How Much Marijuana You Can Purchase At The Dispensary

There are limits to how much marijuana you can buy, unlike most other commodities. The restrictions were put in place to prevent cannabis goods from being diverted to the black market. They do, however, cause buyers to be perplexed and frustrated.

To add to the complication, each state has its own set of rules – some apply per transaction, others daily, weekly, or monthly.

We’ll go through what purchase limitations for the online dispensary Canada are, how they differ from possession limits, and look at a few state-by-state comparisons of marijuana limits in this quick hit post.

What are the buying restrictions at dispensaries?

The maximum amount of cannabis goods that a consumer can acquire from a marijuana dispensary is known as dispensary purchasing limitations.

Recreational marijuana users, certified patients under the state’s medicinal marijuana program, and qualified caregivers are all examples of marijuana users.

The following factors frequently influence purchase limits:


Medical marijuana patients vs. adult-use clients are two different types of customers.

For instance, consider the product category of flower vs. concentration.

Daily, weekly, monthly, etc.

What are the restrictions on cannabis possession?

The maximum amount of cannabis products that a customer can have in their possession is called a possession limit.

Patients and clients are allowed to have up to the state-specified amount of marijuana items in their possession. Fines and penalties apply if you have more than the maximum quantity.

The majority of state cannabis laws differentiate between purchase and possession restrictions, however many states have the same restrictions.

What is the maximum amount of marijuana I may purchase?

The amount of marijuana you can buy is determined by which legal market you’re in and whether you’re buying it for medical or recreational purposes.

Note that while the majority of marijuana regulations are written in ounces, some also mention grams. 1 ounce of flower equals 28 grams.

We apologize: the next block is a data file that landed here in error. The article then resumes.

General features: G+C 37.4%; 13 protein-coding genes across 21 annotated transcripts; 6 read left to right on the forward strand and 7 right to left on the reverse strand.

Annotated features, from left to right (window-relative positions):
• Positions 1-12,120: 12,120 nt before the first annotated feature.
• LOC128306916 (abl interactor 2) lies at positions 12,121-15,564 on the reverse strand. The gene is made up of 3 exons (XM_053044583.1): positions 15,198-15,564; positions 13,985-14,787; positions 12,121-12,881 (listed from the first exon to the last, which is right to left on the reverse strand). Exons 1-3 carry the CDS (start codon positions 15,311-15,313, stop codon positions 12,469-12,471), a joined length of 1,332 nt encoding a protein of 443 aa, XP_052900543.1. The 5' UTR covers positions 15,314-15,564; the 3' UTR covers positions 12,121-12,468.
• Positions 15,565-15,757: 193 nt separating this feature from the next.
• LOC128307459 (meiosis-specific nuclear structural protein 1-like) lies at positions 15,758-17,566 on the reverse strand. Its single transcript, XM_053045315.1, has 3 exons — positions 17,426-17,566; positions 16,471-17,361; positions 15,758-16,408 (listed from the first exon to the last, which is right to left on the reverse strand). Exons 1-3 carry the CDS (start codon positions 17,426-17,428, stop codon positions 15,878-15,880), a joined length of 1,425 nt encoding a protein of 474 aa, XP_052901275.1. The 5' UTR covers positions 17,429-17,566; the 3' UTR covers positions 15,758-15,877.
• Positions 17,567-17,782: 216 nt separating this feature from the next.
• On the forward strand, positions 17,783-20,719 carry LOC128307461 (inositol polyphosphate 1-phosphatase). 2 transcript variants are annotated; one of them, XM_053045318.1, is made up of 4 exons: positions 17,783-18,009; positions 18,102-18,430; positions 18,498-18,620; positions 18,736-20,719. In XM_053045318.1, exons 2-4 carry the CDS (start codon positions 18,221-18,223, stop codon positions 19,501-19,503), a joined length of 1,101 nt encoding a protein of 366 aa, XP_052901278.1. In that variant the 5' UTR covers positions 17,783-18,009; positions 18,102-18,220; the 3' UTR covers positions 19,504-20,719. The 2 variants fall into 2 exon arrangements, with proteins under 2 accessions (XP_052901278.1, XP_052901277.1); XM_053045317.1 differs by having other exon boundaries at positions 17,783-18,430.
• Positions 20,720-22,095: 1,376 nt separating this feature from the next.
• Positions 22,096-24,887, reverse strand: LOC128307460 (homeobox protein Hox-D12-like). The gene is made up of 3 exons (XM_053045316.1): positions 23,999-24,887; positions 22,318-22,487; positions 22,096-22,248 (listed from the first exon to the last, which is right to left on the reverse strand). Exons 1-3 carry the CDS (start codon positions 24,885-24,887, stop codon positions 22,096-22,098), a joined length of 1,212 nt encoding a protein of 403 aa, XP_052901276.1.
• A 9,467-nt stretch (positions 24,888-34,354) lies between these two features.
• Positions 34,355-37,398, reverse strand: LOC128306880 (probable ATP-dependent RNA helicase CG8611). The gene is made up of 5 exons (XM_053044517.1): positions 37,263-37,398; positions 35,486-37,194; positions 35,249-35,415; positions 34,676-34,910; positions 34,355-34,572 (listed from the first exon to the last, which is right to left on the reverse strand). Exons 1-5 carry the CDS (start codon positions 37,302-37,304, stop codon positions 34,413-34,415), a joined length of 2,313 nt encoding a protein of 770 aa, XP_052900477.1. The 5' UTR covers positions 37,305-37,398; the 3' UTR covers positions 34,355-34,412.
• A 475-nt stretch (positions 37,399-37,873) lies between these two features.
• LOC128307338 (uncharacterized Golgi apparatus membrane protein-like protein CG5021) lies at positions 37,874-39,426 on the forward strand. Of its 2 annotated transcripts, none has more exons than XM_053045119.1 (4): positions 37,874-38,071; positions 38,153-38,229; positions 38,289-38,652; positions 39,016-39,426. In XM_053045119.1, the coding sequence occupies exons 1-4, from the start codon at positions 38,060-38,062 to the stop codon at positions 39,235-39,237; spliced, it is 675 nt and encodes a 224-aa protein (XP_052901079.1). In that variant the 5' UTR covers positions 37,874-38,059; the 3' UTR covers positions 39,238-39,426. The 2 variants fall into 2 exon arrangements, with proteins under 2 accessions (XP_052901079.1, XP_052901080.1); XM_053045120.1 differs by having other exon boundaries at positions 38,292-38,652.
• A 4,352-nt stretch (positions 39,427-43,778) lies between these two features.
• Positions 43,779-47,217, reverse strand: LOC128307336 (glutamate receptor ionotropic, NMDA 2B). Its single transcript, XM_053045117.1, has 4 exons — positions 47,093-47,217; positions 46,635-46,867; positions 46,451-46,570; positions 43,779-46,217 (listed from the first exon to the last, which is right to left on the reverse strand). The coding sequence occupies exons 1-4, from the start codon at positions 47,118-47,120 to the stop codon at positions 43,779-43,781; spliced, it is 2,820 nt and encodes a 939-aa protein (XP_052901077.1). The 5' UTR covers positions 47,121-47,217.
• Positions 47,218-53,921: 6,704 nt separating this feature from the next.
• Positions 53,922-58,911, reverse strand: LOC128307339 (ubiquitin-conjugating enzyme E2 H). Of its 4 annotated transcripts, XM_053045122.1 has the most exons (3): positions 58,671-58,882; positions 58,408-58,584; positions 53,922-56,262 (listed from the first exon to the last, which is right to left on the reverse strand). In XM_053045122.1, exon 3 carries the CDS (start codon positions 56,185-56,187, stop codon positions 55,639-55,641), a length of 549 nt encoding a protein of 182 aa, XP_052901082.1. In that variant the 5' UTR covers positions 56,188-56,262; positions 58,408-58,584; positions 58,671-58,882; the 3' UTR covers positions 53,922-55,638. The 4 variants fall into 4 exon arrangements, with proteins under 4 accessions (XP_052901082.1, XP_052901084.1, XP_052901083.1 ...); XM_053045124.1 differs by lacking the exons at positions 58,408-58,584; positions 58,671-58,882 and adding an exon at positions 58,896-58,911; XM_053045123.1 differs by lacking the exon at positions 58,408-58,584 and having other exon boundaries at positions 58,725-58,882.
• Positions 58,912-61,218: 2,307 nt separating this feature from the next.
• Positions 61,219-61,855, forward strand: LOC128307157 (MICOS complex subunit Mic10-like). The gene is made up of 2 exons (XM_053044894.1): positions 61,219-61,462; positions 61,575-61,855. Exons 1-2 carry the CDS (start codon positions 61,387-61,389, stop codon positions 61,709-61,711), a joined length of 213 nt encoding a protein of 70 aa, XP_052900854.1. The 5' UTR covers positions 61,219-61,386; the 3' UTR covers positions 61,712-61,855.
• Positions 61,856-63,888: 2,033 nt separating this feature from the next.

2.5 ounces every 14 days in Arizona
Every 14 days, consume 1 ounce of flower or 5 grams of marijuana concentrate.

California: Medical marijuana: 8 ounces per day; recreational marijuana: 1 ounce of cannabis and up to 8 grams of concentrate each day

Colorado: \sMed – 2 oz. marijuana flower each day (OR 40 grams of concentrate OR 20,000 milligrams of edibles)
1 ounce of cannabis flower per day is recommended (OR 8 grams of concentrate OR 800 mg of edibles)

10 ounces every two months in Massachusetts (or a rolling 60-day schedule)
1 ounce of flower OR up to 5 grams of cannabis concentrates per visit is allowed.

2.5 ounces of marijuana each day for recreational use, with no more than 15 grams in the form of concentrates

Nevada: 2.5 ounces every two weeks (medium).
1 ounce per day (equal to 18 ounces of concentrate) is recommended.

3 ounces of marijuana flower per transaction in Oklahoma.

What happens if you sell too much marijuana?

Purchase limits are in place to protect the legal cannabis sector. They are intended to restrict the amount of cannabis items that a single person can purchase and possess.

However, they present a unique problem not found in other businesses.

Cannabis stores need to know who’s shopping and what they’re buying to make sure they’re not buying more than they’re allowed. Strong SOPs can assist in teaching your employees to be on the lookout for anything unusual or suspicious.

Customers who purchase (and possess) cannabis in excess of legal limits face fines and penalties, as do dispensaries who oversell to them.

What methods are used to keep track of purchase limits?

Purchase limitations are tracked by states using dispensary point-of-sale software.

Flowhub features a built-in cannabis counter that reflects the rules and equivalencies of each state. Budtenders may keep track of a customer’s or patient’s purchase limit by keeping an eye on this simple counter at the top of the check-out screen. Customers are never oversold in this way.